Psychologists are concerned about the rising number of depression-related suicides in the country and are calling on vulnerable people to reach out in times of need.
Amporn Benjaponpithak, director general of the Department of Mental Health, said at a recent event to mark World Suicide Prevention Day, which fell on September 10, that “committing suicide indicates poor mental health”.
Suicide has now reached record levels in the country. Figures from the department and the National Center for Suicide Prevention put the suicide rate in 2020 at 7.35 per 100,000 people, she said. The rate rose to 7.38 per 100,000 people last year, she said. On average, 4,820 people commit suicide each year in the country, she noted.
“This is the highest rate in 17 years,” Dr Amporn said. The causes can be multiple and complex, and the effect grows larger over time.
She said the department has set up a suicide prevention hotline and is providing various measures, some through the Helpers of Psychiatric Emergency task force, to help on social media. Over the past 11 months, 1,554 people, or an average of 141 people per month, have called the hotline to talk about their suicide, she said.
Officials made follow-up calls and found that 74% had changed their minds and wanted to live, she said.
Online, the KhuiKun and Sati mobile apps can provide guidance to those who might need help, she said.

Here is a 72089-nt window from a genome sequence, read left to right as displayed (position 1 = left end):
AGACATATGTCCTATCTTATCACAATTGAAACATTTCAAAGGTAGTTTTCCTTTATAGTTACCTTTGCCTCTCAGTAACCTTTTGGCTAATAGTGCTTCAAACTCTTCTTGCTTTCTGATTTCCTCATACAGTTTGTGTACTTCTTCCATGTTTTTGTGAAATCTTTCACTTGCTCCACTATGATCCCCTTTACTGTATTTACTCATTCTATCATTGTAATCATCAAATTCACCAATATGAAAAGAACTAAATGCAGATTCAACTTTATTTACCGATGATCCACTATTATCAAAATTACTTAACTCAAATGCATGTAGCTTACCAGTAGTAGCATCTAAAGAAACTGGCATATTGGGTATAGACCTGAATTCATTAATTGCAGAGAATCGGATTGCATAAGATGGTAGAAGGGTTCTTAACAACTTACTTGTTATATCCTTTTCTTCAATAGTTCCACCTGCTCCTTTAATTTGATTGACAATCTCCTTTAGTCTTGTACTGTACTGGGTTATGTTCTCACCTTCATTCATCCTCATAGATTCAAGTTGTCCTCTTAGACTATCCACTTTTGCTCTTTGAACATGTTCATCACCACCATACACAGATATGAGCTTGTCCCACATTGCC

Dr Nattakorn Jampathiong, director of the Galya Rajanagarinda Institute, said people killing themselves or threatening to kill themselves is no longer a distant problem. Suicide can happen to anyone, he says.
“Suicide attempts don’t happen immediately,” he said. “The cause is usually related to stress, caused by mental illness, economic recession and loneliness which can accumulate over 1-2 years.”
Dr Prakarn Thomyangkoon of the Psychiatric Association of Thailand said suicides are often linked to depression.
Based on his analysis, the suicide rate between men and women is 3:1, he said.
About 20% of people with untreated depression tend to commit suicide, while only 0.14% of those who receive treatment do so, he said.
Dr Nuttorn Pityaratstian, director of the Affective Disorder Society of Thailand, said people should offer comfort to those who are depressed.